Django: Extending the User Model

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Django: Extending the User Model

June 22, 2019 | Coding | No Comments

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I love Django. It’s a wonderful framework and ORM. Whether you’re building a full website or a restful api, its got you covered. But if you are like me, you HATE the default user model. This generally comes down to it having both a username & e-mail field; and the e-mail field isn’t even unique.

In my world, the e-mail address is the perfect, unique username. So how do you make this happen?

If your app is out, live in the world all ready, you’re out of luck. But if you are firing up a new one, there are a couple of options. Just DON’T RUN THE MIGRATIONS until the new user model is ready.

First thing after starting the new project is starting the users app.

(ENV) $: python startapp users

Next we are going to create our new manager and user model in users. DO NOT RUN MIGRATIONS! Did you get that? I’ll tell you when.


from django.contrib.auth.base_user import BaseUserManager
from django.utils.translation import ugettext_lazy as _

class UserManager(BaseUserManager):
    Our custom user model that uses email as the unique username
    def create_user(self, email, password, **extra_fields):
        Create user.
        if not email:
            raise ValueError(_('The Email must be set'))
        email = self.normalize_email(email)
        user = self.model(email=email, **extra_fields)
        return user

    def create_superuser(self, email, password, **extra_fields):
        Create superuser.
        extra_fields.setdefault('is_staff', True)
        extra_fields.setdefault('is_superuser', True)
        extra_fields.setdefault('is_active', True)

        if extra_fields.get('is_staff') is not True:
            raise ValueError(_('Superuser must have is_staff=True.'))
        if extra_fields.get('is_superuser') is not True:
            raise ValueError(_('Superuser must have is_superuser=True.'))
        return self.create_user(email, password, **extra_fields)

When we create our user model, we are going to extend AbstractUser. We can extend BaseAbstractUser as well, but that is a lot more work and I really don’t see a need to ever do that at all.

# users/

from django.db import models
from django.contrib.auth.models import AbstractUser
from django.utils.translation import ugettext_lazy as _

from .managers import UserManager

class User(AbstractUser):
    username = None
    email = models.EmailField(_('email address'), unique=True)

    USERNAME_FIELD = 'email'

    objects = UserManager()

    def __str__(self):

Notice the username = None and USERNAME_FIELD = ’email’. We can also add any other fields we want here now. Instead of adding a separate 1 to 1 profile model, we can put things right on the user. Such as phone number, or company name, customer id #, etc.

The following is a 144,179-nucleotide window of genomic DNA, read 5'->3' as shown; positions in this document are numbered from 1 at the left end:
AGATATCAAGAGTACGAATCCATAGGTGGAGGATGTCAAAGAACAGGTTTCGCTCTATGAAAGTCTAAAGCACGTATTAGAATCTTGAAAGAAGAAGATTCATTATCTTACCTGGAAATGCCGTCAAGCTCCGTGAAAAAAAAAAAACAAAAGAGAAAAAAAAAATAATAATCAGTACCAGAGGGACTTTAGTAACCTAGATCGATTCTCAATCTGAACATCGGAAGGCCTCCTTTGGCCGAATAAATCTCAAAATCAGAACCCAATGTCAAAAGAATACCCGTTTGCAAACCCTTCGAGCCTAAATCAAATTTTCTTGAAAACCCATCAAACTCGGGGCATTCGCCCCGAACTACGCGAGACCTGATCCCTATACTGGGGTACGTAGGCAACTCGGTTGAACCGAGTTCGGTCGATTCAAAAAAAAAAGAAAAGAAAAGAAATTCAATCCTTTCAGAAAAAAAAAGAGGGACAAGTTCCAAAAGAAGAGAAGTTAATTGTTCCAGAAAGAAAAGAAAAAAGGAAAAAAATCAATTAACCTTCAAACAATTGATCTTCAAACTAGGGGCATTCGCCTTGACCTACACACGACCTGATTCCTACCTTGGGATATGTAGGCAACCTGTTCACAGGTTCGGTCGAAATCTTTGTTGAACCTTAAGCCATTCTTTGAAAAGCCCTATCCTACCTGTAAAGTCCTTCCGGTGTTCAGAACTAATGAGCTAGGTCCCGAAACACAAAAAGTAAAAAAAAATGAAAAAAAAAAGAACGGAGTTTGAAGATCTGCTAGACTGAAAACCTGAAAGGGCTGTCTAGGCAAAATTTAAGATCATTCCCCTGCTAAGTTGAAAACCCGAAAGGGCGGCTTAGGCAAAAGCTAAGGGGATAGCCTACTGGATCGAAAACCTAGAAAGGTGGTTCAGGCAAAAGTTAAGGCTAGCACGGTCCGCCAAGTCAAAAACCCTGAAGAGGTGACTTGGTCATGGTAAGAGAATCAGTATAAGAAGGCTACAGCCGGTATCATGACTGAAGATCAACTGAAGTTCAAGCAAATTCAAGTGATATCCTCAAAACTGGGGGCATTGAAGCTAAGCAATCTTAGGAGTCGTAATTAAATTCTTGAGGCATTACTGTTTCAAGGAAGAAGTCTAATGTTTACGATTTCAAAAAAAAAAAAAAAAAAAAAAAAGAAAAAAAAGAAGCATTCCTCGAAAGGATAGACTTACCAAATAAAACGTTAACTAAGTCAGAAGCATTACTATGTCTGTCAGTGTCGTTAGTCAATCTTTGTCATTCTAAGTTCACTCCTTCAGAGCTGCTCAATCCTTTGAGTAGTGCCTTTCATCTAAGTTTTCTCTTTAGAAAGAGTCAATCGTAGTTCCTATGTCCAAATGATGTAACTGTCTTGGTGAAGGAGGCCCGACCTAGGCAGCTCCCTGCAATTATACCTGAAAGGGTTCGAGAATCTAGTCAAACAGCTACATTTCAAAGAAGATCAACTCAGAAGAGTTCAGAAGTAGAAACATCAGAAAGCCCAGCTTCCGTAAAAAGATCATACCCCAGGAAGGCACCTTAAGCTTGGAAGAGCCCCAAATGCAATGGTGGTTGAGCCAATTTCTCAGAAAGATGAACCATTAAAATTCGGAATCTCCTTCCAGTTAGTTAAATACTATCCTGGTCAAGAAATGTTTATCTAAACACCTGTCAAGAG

Now we can add it to our



AUTH_USER_MODEL = 'users.User'

You can go ahead and create and run the migrations now and run python createsuperuser to set yourself up.

Now we need Forms and Admin integration.

# users/
from django.contrib.auth.forms import UserCreationForm, UserChangeForm

from .models import User

class UserCreationForm(UserCreationForm):
    class Meta(UserCreationForm):
        model = User
        fields = ('email',)

class UserChangeForm(UserChangeForm):
    class Meta:
        model = User
        fields = ('email',)
from django.contrib import admin
from django.contrib.auth.admin import UserAdmin

from .forms import UserCreationForm, UserChangeForm
from .models import User

class UserAdmin(UserAdmin):
    add_form = UserCreationForm
    form = UserChangeForm
    model = User
    list_display = ('email', 'is_staff', 'is_active',)
    list_filter = ('email', 'is_staff', 'is_active',)
    fieldsets = (
        (None, {'fields': ('email', 'password')}),
        ('Permissions', {'fields': ('is_staff', 'is_active')}),
    add_fieldsets = (
        (None, {
            'classes': ('wide',),
            'fields': ('email', 'password1', 'password2', 'is_staff', 'is_active')}
    search_fields = ('email',)
    ordering = ('email',), UserAdmin)

That’s it. You have your own customized user model that you can extend further at will.

Referencing the User model:

There are two ways to get the user model now. You can’t simply import AbstractUser anymore. The preferred method is to use get_user_model() but you can also use settings.AUTH_USER_MODEL. For instance, if you want a foreign key relationship to the user.

# Example
User = get_user_model()
## or User = settings.AUTH_USER_MODEL ## but get_user_model() is preferred

class OurTestModel(models.Model):
     customer = models.ForeignKey(User, on_delete=models.CASCADE)


To make this a simpler process I’ve created a GitHub repo that you can drop into your Django project and get started right away.


About Author

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Jack of all trades. I.T. edition. Programmer, Systems Administrator, DevOps and whatever else comes up.